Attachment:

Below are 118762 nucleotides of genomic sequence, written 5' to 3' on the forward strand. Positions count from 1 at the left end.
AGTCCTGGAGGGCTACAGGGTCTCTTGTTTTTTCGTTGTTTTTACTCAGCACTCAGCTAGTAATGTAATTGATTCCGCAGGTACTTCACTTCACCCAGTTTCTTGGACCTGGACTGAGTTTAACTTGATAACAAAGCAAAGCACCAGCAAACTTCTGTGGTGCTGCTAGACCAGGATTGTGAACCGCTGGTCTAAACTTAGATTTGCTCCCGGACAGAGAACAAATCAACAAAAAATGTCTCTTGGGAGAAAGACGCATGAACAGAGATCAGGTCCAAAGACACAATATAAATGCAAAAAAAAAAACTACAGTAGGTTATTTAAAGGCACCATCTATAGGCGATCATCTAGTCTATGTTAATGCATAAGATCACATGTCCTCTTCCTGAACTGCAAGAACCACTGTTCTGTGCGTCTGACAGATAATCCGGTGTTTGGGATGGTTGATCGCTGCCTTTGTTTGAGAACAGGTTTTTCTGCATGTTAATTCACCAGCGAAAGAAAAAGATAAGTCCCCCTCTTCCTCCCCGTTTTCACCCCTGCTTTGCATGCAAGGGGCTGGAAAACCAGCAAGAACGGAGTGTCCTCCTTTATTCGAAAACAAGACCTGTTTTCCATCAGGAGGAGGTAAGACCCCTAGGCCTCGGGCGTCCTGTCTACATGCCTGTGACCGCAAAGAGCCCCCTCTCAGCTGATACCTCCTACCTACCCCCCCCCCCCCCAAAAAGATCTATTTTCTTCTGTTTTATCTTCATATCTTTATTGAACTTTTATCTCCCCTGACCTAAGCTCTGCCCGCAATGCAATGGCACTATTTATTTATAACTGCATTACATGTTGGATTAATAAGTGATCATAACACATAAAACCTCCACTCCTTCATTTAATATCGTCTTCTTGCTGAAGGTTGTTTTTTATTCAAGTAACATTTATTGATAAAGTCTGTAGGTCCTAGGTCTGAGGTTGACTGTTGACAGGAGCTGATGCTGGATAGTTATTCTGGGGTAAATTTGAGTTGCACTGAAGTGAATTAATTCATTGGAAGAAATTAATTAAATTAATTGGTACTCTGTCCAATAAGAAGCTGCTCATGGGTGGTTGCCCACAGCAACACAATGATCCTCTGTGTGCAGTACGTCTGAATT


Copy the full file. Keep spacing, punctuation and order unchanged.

Below are 118762 nucleotides of genomic sequence, written 5' to 3' on the forward strand. Positions count from 1 at the left end.
AGTCCTGGAGGGCTACAGGGTCTCTTGTTTTTTCGTTGTTTTTACTCAGCACTCAGCTAGTAATGTAATTGATTCCGCAGGTACTTCACTTCACCCAGTTTCTTGGACCTGGACTGAGTTTAACTTGATAACAAAGCAAAGCACCAGCAAACTTCTGTGGTGCTGCTAGACCAGGATTGTGAACCGCTGGTCTAAACTTAGATTTGCTCCCGGACAGAGAACAAATCAACAAAAAATGTCTCTTGGGAGAAAGACGCATGAACAGAGATCAGGTCCAAAGACACAATATAAATGCAAAAAAAAAAACTACAGTAGGTTATTTAAAGGCACCATCTATAGGCGATCATCTAGTCTATGTTAATGCATAAGATCACATGTCCTCTTCCTGAACTGCAAGAACCACTGTTCTGTGCGTCTGACAGATAATCCGGTGTTTGGGATGGTTGATCGCTGCCTTTGTTTGAGAACAGGTTTTTCTGCATGTTAATTCACCAGCGAAAGAAAAAGATAAGTCCCCCTCTTCCTCCCCGTTTTCACCCCTGCTTTGCATGCAAGGGGCTGGAAAACCAGCAAGAACGGAGTGTCCTCCTTTATTCGAAAACAAGACCTGTTTTCCATCAGGAGGAGGTAAGACCCCTAGGCCTCGGGCGTCCTGTCTACATGCCTGTGACCGCAAAGAGCCCCCTCTCAGCTGATACCTCCTACCTACCCCCCCCCCCCCCAAAAAGATCTATTTTCTTCTGTTTTATCTTCATATCTTTATTGAACTTTTATCTCCCCTGACCTAAGCTCTGCCCGCAATGCAATGGCACTATTTATTTATAACTGCATTACATGTTGGATTAATAAGTGATCATAACACATAAAACCTCCACTCCTTCATTTAATATCGTCTTCTTGCTGAAGGTTGTTTTTTATTCAAGTAACATTTATTGATAAAGTCTGTAGGTCCTAGGTCTGAGGTTGACTGTTGACAGGAGCTGATGCTGGATAGTTATTCTGGGGTAAATTTGAGTTGCACTGAAGTGAATTAATTCATTGGAAGAAATTAATTAAATTAATTGGTACTCTGTCCAATAAGAAGCTGCTCATGGGTGGTTGCCCACAGCAACACAATGATCCTCTGTGTGCAGTACGTCTGAATT